If you politely state that you're paying too much for service and want to know what the company can do to keep you as a loyal customer, many companies will either look into lowering your monthly bill or send you to someone who can. Alternatively, you can use an app like Trim that will negotiate your bills automatically.

You can also try to shop smarter for groceries! Consider buying store-brand food, using coupons, or shopping at grocery stores that offer regular discounts. You can also use a discount app, like Ibotta, to help you save on all of your shopping trips.

Still in a bind? Take a look at this article for some more ideas on how to lower your monthly living expenses.

6. Start A Side Hustle

We can only cut expenses by so much. But you know what's unlimited? Income, when done correctly. When you're not at your day job, a side hustle might be right for you.

That way you can start saving and add to your emergency savings to cover unexpected expenses and get out of the paycheck to paycheck cycle.

Start a side hustle. That is, find something that makes you money outside of your full-time job. For more detail on side hustles, here's an entire post on 20+ side hustles you can do right now. Below are some examples of side hustle ideas.

Walk Neighborhood Dogs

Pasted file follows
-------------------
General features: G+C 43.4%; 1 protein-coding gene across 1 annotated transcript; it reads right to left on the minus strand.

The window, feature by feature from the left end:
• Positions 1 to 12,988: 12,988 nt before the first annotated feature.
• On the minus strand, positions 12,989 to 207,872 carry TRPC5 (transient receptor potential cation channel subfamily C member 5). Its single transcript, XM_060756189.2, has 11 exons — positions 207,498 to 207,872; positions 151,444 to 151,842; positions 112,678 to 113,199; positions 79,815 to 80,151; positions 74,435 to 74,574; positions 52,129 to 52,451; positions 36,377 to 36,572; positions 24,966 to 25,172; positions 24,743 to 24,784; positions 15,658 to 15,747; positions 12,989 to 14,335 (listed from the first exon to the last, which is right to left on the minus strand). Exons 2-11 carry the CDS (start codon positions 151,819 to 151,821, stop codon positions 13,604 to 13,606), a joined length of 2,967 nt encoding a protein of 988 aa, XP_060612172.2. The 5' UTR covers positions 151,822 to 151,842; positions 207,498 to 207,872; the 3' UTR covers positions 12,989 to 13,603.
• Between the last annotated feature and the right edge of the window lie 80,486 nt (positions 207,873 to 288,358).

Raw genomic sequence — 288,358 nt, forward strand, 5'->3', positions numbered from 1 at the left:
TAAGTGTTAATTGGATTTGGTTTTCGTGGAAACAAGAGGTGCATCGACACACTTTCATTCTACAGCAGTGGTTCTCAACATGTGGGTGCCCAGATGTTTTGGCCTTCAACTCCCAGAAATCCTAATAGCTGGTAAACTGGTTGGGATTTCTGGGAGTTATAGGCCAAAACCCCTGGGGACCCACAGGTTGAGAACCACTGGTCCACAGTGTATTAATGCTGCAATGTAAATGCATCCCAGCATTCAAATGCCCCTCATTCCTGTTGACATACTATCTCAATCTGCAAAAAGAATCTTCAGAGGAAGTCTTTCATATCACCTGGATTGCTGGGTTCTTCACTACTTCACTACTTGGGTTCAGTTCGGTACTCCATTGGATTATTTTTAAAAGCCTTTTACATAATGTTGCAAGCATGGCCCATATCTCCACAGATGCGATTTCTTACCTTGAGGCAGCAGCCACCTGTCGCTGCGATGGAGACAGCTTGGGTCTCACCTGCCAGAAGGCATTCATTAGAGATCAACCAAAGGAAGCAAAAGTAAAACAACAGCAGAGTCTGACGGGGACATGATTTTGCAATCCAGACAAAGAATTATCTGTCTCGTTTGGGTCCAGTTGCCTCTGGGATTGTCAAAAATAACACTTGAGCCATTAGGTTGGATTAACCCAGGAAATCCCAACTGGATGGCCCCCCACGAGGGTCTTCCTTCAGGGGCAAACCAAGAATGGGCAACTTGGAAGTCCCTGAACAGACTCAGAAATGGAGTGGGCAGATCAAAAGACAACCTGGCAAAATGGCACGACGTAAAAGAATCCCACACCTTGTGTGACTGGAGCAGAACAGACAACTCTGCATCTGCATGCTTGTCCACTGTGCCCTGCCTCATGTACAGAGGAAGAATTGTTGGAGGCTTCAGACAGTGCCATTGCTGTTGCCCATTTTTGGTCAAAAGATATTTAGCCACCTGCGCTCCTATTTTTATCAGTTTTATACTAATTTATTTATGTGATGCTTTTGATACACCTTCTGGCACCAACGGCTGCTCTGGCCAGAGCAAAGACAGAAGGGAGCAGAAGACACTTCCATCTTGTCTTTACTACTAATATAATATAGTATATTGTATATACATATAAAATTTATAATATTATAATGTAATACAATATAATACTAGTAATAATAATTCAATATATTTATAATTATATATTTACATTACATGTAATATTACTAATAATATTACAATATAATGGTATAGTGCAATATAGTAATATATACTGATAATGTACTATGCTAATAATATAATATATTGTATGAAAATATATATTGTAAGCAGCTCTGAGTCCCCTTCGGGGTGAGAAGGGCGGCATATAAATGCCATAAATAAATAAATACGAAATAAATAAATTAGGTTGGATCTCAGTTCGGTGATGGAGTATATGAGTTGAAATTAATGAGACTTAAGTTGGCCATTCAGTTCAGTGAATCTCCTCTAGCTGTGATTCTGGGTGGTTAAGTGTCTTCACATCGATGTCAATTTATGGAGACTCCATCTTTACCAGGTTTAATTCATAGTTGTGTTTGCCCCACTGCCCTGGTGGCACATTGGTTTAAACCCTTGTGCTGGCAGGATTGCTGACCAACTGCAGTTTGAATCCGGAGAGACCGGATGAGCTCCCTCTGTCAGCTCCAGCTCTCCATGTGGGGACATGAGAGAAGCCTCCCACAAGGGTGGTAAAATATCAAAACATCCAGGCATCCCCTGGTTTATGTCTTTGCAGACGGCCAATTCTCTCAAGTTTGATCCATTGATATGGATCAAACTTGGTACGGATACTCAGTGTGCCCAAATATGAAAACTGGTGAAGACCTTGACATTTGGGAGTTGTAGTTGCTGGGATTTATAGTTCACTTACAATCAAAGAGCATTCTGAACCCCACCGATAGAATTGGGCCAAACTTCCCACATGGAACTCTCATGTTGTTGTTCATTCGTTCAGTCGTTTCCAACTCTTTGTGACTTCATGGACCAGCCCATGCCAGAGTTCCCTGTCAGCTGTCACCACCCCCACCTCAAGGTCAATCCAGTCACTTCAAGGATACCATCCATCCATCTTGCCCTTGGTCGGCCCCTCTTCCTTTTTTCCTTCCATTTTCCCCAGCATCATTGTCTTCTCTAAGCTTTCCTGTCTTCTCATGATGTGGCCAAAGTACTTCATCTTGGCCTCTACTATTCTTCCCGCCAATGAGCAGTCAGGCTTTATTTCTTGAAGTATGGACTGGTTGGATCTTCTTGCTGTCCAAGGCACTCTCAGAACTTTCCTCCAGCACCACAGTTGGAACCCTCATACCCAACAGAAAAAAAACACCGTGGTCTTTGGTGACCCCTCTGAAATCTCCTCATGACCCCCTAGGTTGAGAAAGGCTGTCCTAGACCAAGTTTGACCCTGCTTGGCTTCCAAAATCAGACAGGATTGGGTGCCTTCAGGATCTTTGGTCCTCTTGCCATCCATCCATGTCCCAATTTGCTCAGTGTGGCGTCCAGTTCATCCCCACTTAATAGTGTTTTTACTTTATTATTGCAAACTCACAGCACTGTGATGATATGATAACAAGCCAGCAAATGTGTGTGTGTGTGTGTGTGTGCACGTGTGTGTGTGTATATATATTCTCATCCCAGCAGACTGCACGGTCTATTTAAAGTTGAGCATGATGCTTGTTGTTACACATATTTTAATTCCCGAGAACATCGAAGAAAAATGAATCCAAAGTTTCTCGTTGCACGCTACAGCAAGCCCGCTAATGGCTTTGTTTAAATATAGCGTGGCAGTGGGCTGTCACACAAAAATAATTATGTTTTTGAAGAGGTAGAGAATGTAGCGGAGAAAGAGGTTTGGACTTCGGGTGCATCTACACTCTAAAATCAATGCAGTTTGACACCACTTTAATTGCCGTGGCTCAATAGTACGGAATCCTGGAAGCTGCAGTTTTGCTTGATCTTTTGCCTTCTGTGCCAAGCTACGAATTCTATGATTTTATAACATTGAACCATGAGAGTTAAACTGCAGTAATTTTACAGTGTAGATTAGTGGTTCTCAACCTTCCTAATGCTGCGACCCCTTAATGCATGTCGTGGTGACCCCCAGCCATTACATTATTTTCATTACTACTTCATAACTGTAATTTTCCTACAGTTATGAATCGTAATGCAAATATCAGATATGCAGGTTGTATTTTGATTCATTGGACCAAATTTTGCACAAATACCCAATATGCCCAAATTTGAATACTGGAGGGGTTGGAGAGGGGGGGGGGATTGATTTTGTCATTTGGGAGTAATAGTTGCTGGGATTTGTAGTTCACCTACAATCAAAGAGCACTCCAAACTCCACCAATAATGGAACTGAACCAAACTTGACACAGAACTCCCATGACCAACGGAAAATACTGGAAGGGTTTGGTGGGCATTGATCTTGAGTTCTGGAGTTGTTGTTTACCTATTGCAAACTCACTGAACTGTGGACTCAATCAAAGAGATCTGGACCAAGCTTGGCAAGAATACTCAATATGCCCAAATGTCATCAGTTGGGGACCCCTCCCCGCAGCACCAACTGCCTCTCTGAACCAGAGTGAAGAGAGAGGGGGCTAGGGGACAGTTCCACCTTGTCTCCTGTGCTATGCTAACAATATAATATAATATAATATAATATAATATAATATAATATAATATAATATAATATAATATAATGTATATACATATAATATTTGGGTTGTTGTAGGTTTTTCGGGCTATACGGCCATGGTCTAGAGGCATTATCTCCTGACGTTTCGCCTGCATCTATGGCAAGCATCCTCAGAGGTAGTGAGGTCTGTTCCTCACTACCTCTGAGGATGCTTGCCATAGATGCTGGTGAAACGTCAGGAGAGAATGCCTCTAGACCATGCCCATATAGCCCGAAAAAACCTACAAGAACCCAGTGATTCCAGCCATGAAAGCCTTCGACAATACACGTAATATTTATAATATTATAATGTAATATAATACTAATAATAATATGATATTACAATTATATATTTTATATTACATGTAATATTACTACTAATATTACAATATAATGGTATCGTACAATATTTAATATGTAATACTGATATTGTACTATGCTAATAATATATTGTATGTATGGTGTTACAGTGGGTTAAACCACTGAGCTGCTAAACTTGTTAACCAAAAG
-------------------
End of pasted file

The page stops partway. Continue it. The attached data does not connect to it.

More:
Walking dogs can be lucrative if you walk several dogs at a time. If you love dogs and live in an area where there are many dog owners, consider hiring yourself out as a dog walker or general petsitter. A site like Rover will link you up with local folks who need their dogs looked after. Oftentimes, people can earn around $1,000 per month walking and taking care of dogs through Rover.

Fill Out Surveys Online

Filling out surveys online at a website like Swagbucks is easy and doesn't take a lot of effort. You won't get rich filling out online surveys, but you may be able to add a few hundred dollars a month to your income by answering questions.

Get started filling out surveys at these four sites:

Write An eBook

I wager there's something you're good at that you could share with the world. Even if that's not true, some eBook writers simply do some research on a topic of interest and write their take on it. I recently published a work of fiction, a psychology fiction/thriller novel titled Persona Jeremy

Writing an eBook does take considerable effort and marketing, but if you have a go-getter spirit and knowledge to share, then writing an eBook may be right for you.

Start A Blog

Hey, what's this one? Isn't this what I'm doing right here? Yes, blogging can be a decent side hustle if you have a great topic to write about and an audience that enjoys what you have to say.

The best way to get started with blogging is by getting an inexpensive web host plan such as with Bluehost. With Bluehost, you can get started with just $3.95 per month, and create your own blog with a framework such as WordPress.

I started The Dollar Blogger at the beginning of February in 2020. One thing I will note is that it can take up to 6 months or longer to start earning income, and it takes a lot of work. That said, some people blog successfully enough to quit their full-time job, though this can take up to or over two years, depending on what you write about and how well you market yourself.